Electric Battery Trains in 2021 with 60 miles range and 7 minutes recharge – doing the right thing

Imagine electric battery trains next year from Buxton to Manchester … and from Blackburn, Warrington, Sheffield, and more.

With the climate crisis facing us all, we know we need to reduce carbon emissions. Electric trains using overhead wires help us today by replacing diesel trains, but about a third of the network still has no overhead wires, mostly on rural and semi-rural lines. And it can take ten years to get new overhead wires added to one line, but we and our planet have run out of spare time.

Battery trains today can have a range of 60 miles and a recharge time of 7 minutes. This innovation allows for the necessary rapid transition to an all-electric railway. This will also bring air quality improvements, not least in our inner cities around main stations and lines.

However, while we already have the technology we still too often collectively fail to deliver the changes we know we need. This article hopefully suggests some ways forward, for discussion but mostly with the purpose of assisting action.

The idea of battery trains is not new. There are examples of services running in Ireland in the 1930s and in Scotland in the 1950s. Of course, battery technology has changed since then but the fundamentals are the same.

Currently there are various projects and initiatives for battery trains on specific lines, such as from north Wales to the Wirral, and from Chester to Crewe. There is also a frankly crawling programme of adding overhead wires, such as in the Lakes District. But the nervous breakdown that the railways organisations suffered while trying to add overhead wires around Bolton and Preston is still an open wound.

So we need to consider a rapid and intensive programme of introducing battery trains across the network, and not just more time-buying projects.

From the outside it often seems that the rail system or family of organisations and stakeholders was deliberately designed to be self-sabotaging. The speeding up of rail connections east-west between the cities across the north, sometimes called HS3 or the Crossrail of the North, has a government minister having to hold regular meetings, chasing progress, fixing misunderstandings and such, basically unblocking the drains.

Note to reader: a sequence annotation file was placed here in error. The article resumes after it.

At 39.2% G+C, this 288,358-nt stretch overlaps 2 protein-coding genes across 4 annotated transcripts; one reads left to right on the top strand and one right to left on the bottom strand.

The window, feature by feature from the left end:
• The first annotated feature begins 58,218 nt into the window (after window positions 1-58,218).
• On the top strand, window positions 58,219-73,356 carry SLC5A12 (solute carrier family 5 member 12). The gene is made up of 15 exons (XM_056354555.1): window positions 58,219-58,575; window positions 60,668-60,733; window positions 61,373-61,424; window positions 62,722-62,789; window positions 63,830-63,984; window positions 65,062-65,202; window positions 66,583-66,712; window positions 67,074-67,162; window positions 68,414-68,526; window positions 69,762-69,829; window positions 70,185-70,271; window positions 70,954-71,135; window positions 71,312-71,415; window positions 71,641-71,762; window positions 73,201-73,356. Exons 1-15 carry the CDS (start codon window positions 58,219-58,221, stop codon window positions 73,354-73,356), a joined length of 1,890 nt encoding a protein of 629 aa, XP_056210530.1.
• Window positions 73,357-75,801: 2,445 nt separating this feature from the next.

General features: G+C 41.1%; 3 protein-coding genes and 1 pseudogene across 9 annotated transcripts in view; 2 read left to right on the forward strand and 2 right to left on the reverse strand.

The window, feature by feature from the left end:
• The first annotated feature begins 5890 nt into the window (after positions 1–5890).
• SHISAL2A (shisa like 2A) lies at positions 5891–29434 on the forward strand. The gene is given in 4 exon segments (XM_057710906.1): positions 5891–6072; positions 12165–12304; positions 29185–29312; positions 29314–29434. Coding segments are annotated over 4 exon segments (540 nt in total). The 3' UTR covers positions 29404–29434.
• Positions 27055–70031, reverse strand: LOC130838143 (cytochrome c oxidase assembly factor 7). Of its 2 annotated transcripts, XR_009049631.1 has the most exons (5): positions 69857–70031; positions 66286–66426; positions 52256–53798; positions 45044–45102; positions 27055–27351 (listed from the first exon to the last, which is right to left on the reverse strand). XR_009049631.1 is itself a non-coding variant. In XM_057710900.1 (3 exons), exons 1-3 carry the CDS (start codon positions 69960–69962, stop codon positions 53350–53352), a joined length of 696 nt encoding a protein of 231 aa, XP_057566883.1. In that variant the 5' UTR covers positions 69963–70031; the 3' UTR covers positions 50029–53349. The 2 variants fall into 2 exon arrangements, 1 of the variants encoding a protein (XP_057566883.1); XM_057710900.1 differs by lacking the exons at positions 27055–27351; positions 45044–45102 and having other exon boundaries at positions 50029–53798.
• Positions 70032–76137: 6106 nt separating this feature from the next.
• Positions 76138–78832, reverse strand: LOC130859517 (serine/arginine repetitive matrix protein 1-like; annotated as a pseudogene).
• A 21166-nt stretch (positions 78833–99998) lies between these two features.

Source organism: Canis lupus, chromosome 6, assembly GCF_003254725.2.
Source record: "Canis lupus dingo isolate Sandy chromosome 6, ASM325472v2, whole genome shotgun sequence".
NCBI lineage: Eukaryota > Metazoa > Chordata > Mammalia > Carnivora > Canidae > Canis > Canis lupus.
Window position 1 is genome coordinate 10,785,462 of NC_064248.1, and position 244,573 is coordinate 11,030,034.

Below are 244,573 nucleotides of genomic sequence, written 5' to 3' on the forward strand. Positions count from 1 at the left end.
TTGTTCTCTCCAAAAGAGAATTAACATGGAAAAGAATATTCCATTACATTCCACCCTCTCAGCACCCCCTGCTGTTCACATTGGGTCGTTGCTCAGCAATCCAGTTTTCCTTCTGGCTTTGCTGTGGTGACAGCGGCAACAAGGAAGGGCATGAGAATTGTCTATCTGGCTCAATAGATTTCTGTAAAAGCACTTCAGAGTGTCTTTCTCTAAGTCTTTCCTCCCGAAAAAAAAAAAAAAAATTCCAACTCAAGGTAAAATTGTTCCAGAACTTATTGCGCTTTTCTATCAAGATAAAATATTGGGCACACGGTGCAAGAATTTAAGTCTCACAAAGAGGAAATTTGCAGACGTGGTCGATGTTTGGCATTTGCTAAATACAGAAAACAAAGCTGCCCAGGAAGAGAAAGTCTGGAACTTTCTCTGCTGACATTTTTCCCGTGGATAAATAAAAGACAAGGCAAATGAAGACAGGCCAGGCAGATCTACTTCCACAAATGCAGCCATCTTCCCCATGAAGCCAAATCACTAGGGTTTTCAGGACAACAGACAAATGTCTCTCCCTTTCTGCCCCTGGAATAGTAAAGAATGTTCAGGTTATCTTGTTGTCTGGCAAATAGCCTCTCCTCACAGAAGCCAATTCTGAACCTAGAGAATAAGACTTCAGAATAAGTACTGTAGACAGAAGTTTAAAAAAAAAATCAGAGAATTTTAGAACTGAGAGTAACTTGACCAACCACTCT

A title like HS4 or CrossRail of the North for the rapid introduction of battery trains doesn’t quite work, but the political and organisational context is much the same, maybe worse given the wider number of local authority stakeholders.

In my days working at the North West regional development agency there was a phrase only ever used internally and at select frustrating moments, to differentiate between the rarer environmental programmes that led to real change, and some other ineffective initiatives which were “di*king about”. Harsh but true, and self-aware.

So, battery trains at pace and at scale in the UK rail family outside of London – a massive challenge to all of us.

Imagine a train station next to a church yard and bin store which needs some extra land for a transformer to recharge the trains. Imagine the parish council, the church trustees, Network Rail, the train operator, Highways England, the county council, sitting around a table in good faith. And shaking hands on a land swap – we have your old bins area, and we give you this other unused area for a new remembrance garden or whatever. And a photo of everyone for the local paper.

Frankly this would normally take months, if not years. Surveys, feasibility studies, reports, consultations, funding requests, sometimes appointing a programme director. Funding is then earmarked from control period ninety-nine.

Of course there is still a place for pilot projects. The hydrogen fuel cell enthusiasts deserve their chance. The tri-mode and quad-mode train lobbies similarly.

I’m still keen on reviving the Regional Eurostars, in case anyone is interested, business case on request.

But none of this should stop us electrifying the railways at scale and at pace – action this day. Better for the planet to do now and ask forgiveness, than to wait another day.

Research Bulletin, August 2020

Welcome to this monthly research bulletin.

1. Social care – lessons from the National Campaign for the Young Chronic Sick, 1960s

A reminder on social care politics, with the suggestions to take social care back into the NHS, that disabled people were campaigning 50 years ago for social care to be taken out of the NHS, which Alf Morris achieved with his new law in 1970. For more on the disabled people’s National Campaign for the Young Chronic Sick please see attached.

2. The Campaign for Accessible Transport anniversary next month

We should note that 26 September will be the 30th anniversary of the disabled people’s Campaign for Accessible Transport (CAT) demo which stopped the buses on Oxford Street in London, leading to arrests and court hearings. CAT was London-based, and started around four years before DAN which was national. There was regional and national TV coverage. For some rough notes as resource material for any events etc, please see attached. Maybe something for Inclusion London to consider?

3. Book

I am making a start on writing **a biography and memoir of Lorraine Gradwell** for publication probably in 2021. It’s not easy, and as in all writing please don’t ask me how it’s going etc – it needs to stay private between me and the keyboard for the while. Thanks.